After 110 years of writing junk mail in advertising, I devised an exit strategy to finance my own sabbatical. My Shawshank Redemption, if you will. When I met my financial goal, I skipped town and traveled with nothing more than my suitcase and a small set of watercolors. Along the way, I painted letters about my travels and mailed them to friends. Enamored with this unique medium, I opened an online shop. Each month I create one painted letter, copy it, personalize it and mail it to hundreds of subscribers who are hungry for fun mail.”

Janice1

“I am the artist behind Paris Letters, a painted letter series sent out via snail mail to those who crave getting fun snail mail from the land of fromage, rosé and lippy waiters.”

So, you can enrol to receive a single masterpiece, or a 6-month subscription, or a full year of 12 treasures! (I  know, I know, my mental math is mind blowing) To do so, visit Janice’s Etsy shop, as above, or by clicking here. Just imagine the delight of finding Paris in your postbox and what an impressive wall display you could have! Hooked already? Wait! There’s more.

collage

Now for the booky bit …  Run, not walk, to your nearest bookshop and snag yourself a copy of this (if you can find one!):

Paris-Letter-Front-Cover-Advance-Copy-194x300

You see, there’s a love story afoot too. (Mais bien surParis Letters – One Woman’s Journey from the Fast lane to a Slow Stroll in Paris is Janice’s story behind how she came to start her letter writing endeavour and the Amour who motivated her to find a way to stay in Paris. It’s an inspiring tale of making dreams come true. So if you’re not packing up for a trip to Paris over Spring Break, and heck, even if you are, this enchanting read will bring you joy.

Wherever you are, I hope your day looks something like one of these images. Happy reading and Happy Canada Day!tumblr_mogcjz8kwC1rrqsx6o1_1280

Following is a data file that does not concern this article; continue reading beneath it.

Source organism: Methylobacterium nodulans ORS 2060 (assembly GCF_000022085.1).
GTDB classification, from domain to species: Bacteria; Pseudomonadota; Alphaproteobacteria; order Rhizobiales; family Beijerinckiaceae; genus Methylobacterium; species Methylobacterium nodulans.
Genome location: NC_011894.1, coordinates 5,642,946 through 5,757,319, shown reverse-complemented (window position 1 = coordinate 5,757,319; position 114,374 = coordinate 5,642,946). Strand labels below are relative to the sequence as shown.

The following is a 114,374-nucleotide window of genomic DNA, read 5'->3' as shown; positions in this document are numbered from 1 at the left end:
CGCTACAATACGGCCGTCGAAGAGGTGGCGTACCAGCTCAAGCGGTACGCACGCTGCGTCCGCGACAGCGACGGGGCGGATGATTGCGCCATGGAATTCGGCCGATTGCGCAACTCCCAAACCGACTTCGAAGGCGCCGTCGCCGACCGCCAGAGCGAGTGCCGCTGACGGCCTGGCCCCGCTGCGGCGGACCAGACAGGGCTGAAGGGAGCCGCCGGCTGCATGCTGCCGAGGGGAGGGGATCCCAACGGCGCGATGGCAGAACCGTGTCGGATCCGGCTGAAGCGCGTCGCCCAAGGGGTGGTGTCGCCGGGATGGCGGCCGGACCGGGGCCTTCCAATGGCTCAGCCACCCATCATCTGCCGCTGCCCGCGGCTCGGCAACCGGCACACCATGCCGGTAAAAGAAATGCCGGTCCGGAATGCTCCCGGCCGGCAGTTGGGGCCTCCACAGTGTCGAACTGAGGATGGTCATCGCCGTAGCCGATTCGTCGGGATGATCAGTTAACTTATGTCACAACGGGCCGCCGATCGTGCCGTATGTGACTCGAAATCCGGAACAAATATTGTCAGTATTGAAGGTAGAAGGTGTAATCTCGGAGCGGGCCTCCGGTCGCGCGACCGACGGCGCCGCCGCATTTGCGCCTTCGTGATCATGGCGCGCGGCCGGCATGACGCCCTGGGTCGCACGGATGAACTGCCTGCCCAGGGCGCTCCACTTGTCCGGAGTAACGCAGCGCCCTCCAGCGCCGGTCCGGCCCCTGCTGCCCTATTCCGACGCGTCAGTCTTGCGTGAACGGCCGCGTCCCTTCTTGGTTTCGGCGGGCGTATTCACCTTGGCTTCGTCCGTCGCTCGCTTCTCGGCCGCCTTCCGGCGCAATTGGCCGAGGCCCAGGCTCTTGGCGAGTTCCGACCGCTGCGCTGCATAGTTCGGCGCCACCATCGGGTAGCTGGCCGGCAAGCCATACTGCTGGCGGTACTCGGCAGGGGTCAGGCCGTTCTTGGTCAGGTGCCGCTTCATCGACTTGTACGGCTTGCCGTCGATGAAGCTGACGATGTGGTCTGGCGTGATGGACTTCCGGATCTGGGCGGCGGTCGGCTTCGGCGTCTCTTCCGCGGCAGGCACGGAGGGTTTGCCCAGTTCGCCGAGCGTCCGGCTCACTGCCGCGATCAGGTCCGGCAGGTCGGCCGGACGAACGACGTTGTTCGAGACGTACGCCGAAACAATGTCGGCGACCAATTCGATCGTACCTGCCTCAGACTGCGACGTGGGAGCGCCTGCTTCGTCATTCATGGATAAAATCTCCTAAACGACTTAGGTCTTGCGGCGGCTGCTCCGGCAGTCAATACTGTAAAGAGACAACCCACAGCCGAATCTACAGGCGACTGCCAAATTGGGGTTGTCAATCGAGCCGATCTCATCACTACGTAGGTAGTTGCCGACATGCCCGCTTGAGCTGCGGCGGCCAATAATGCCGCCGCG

tumblr_modszuKJlI1rmse6co1_500

il_570xN.417141575_nvxm

tumblr_m3pjmfAS6W1qd11c7o1_500

tumblr_mnnproliNU1qakqryo1_400

16 DeWit, Deborah (1956-...) Casting, 2001

37311107

The-Canadian-flag-with-mo-002

Busy Brat-Packers

October 23, 2012

If the movies Sixteen Candles, The Breakfast Club, St. Elmo’s Fire or Pretty in Pink resonate with you, you likely know of the Brat-Pack actors that starred within. Three of those actors, who arguably defined an era, have recently appeared on the bookshelves as writers.

Molly Ringwald explored writing in her 2010 Memoir/Lifestyle Guide called Getting the Pretty Back- Friendships, Family and Finding the Perfect Lipstick. She clearly has a sense of humour. Now she has written an ambitious “novel in stories”, When It Happens to You. Released in August, this collection has received many positive reviews:

Writing with a deep compassion for human imperfection, Ringwald follows a Los Angeles family and their friends and neighbors as they negotiate the hazardous terrain of everyday life — revealing the deceptions, heartbreak, and vulnerability familiar to us all.”

Rob Lowe’s memoir, Stories I Only Tell My Friends, was apparently considered by the publishers to be so well-written that he’s been extended a contract for a new memoir to continue the story.

“A wryly funny and surprisingly moving account of an extraordinary life lived almost entirely in the public eye. Never mean-spirited or salacious, Lowe delivers unexpected glimpses into his successes, disappointments, relationships, and one-of-a-kind encounters with people who shaped our world over the last twenty-five years. These stories are as entertaining as they are unforgettable.”

Andrew McCarthy, of the three, has most significantly reinvented himself as a writer, a multi award-winning travel writer in fact. He is presently an Editor-at-Large of National Geographic Traveler magazine. This one makes the cut for me; I’ve put it on my to-read list.

This is a perfectly balanced combination of travel diary and documented introspection. While he travels the world, visiting destinations from the Amazon to Mount Kilimanjaro, McCarthy is wondering what in him leads him to keep the people he loves at a distance. That’s the short version. Set against exotic backdrops most of us will never visit, this is a man trying to figure himself out, and having the courage to write it down; that the man is famous is of no consequence.

Beyond his book, I encourage you to visit McCarthy’s website and sample some of the articles he’s written. He is certainly a gifted writer. This excerpt is from “Courting Vienna”, an article in The National Geographic Traveler.

“Despite her sensible shoes, her granite-stern features reveal a constant, low-level strain. She is well past 50— perhaps well past 60. Her arms sag under the weight of her burden; each tray she carries threatens to be her last. But when she breaks into a rare smile, her face lights up with unguarded delight. Her name is Annelies, and she, not Mozart, nor Beethoven, nor even Empress Sissi, has come to embody Vienna for me.

Annelies works as a waitress at Café Sperl, on Gumpendorfer Strasse. The Sperl has become my base, Annelies my anchor.” 

%d bloggers like this: